Understanding farmers’ intentions to use new technologies for agricultural data collection is essential in developing digital citizen science in agriculture. While more advanced technologies are available, to reach smallholder farmers simple technologies such as mobile SMS are needed. The main objective of this study was to explore the acceptance of mobile SMS technology by smallholder farmers to provide farm related information. A second objective was to assess the role of farmer’s characteristics (i.e., age and experience) in predicting farmers’ intentions to adopt mobile SMS. This study extended the unified theory of acceptance and use of technology (UTAUT2) model with constructs from trust, personal innovativeness in information technology and mastery-approach goals. The sample (N = 220) consisted of a group of smallholder farmers from three Ethiopian regions involved in a mobile SMS experiment and a control group. Structural equation modelling showed that intentions to adopt mobile SMS technology for agricultural data provision were predicted by the perceived usefulness of the technology (performance expectancy), the effort needed to use the technology (effort expectancy), the cost of using the technology (price value) and the trustworthiness of the organising body (trust; e.g., organisations behind the citizen science initiative). Multi-group analysis using farmer’s age and experience as moderator variables further revealed that performance expectancy was important for younger farmers, whereas price value was important for farmers who did not participate in a mobile SMS experiment. This study generates useful information and implications for citizen science practitioners, policy makers and mobile application developers by identifying the driving factors for farmers to adopt mobile SMS for agricultural data collection.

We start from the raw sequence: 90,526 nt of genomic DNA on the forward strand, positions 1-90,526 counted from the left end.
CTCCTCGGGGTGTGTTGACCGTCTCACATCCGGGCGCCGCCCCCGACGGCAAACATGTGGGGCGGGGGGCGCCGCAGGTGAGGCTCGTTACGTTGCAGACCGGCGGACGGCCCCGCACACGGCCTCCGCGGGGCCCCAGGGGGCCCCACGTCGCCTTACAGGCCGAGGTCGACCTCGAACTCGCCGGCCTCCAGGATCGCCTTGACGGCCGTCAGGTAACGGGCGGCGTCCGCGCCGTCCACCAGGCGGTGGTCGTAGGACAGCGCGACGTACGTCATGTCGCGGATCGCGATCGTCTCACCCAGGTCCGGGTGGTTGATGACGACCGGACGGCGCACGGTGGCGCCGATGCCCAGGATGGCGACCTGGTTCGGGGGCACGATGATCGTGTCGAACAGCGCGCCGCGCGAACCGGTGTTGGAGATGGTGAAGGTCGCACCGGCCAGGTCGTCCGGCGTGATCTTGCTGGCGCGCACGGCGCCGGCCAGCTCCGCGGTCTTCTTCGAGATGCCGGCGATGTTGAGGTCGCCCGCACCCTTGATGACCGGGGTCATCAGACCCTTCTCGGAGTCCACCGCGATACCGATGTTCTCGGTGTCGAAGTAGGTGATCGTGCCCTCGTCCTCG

Computers and Electronics in Agriculture, 151, 295–310